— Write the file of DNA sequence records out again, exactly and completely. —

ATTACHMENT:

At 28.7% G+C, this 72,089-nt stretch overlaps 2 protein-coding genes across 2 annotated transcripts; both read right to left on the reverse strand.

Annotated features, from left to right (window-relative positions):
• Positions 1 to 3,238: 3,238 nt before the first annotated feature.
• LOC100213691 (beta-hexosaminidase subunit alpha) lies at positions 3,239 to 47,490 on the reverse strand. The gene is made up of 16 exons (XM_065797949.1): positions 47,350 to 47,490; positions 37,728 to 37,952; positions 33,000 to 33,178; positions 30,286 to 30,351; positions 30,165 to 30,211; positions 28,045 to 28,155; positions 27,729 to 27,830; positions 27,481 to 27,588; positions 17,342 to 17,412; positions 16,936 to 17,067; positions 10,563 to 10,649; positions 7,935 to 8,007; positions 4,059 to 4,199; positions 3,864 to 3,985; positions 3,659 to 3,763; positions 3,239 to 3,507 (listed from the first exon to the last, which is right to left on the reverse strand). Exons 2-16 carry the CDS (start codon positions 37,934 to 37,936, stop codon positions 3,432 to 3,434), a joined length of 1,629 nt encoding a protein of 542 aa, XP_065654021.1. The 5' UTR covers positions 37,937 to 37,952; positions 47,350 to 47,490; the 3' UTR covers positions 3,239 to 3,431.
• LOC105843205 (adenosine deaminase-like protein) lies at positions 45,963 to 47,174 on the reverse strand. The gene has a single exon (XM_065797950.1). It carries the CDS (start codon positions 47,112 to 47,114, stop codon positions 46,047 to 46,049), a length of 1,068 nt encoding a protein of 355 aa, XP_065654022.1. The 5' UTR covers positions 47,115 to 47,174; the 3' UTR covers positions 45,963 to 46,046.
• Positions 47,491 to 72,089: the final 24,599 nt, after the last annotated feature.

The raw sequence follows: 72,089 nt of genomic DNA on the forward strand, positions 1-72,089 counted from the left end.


At 28.7% G+C, this 72,089-nt stretch overlaps 2 protein-coding genes across 2 annotated transcripts; both read right to left on the reverse strand.

Annotated features, from left to right (window-relative positions):
• Positions 1 to 3,238: 3,238 nt before the first annotated feature.
• LOC100213691 (beta-hexosaminidase subunit alpha) lies at positions 3,239 to 47,490 on the reverse strand. The gene is made up of 16 exons (XM_065797949.1): positions 47,350 to 47,490; positions 37,728 to 37,952; positions 33,000 to 33,178; positions 30,286 to 30,351; positions 30,165 to 30,211; positions 28,045 to 28,155; positions 27,729 to 27,830; positions 27,481 to 27,588; positions 17,342 to 17,412; positions 16,936 to 17,067; positions 10,563 to 10,649; positions 7,935 to 8,007; positions 4,059 to 4,199; positions 3,864 to 3,985; positions 3,659 to 3,763; positions 3,239 to 3,507 (listed from the first exon to the last, which is right to left on the reverse strand). Exons 2-16 carry the CDS (start codon positions 37,934 to 37,936, stop codon positions 3,432 to 3,434), a joined length of 1,629 nt encoding a protein of 542 aa, XP_065654021.1. The 5' UTR covers positions 37,937 to 37,952; positions 47,350 to 47,490; the 3' UTR covers positions 3,239 to 3,431.
• LOC105843205 (adenosine deaminase-like protein) lies at positions 45,963 to 47,174 on the reverse strand. The gene has a single exon (XM_065797950.1). It carries the CDS (start codon positions 47,112 to 47,114, stop codon positions 46,047 to 46,049), a length of 1,068 nt encoding a protein of 355 aa, XP_065654022.1. The 5' UTR covers positions 47,115 to 47,174; the 3' UTR covers positions 45,963 to 46,046.
• Positions 47,491 to 72,089: the final 24,599 nt, after the last annotated feature.

The raw sequence follows: 72,089 nt of genomic DNA on the forward strand, positions 1-72,089 counted from the left end.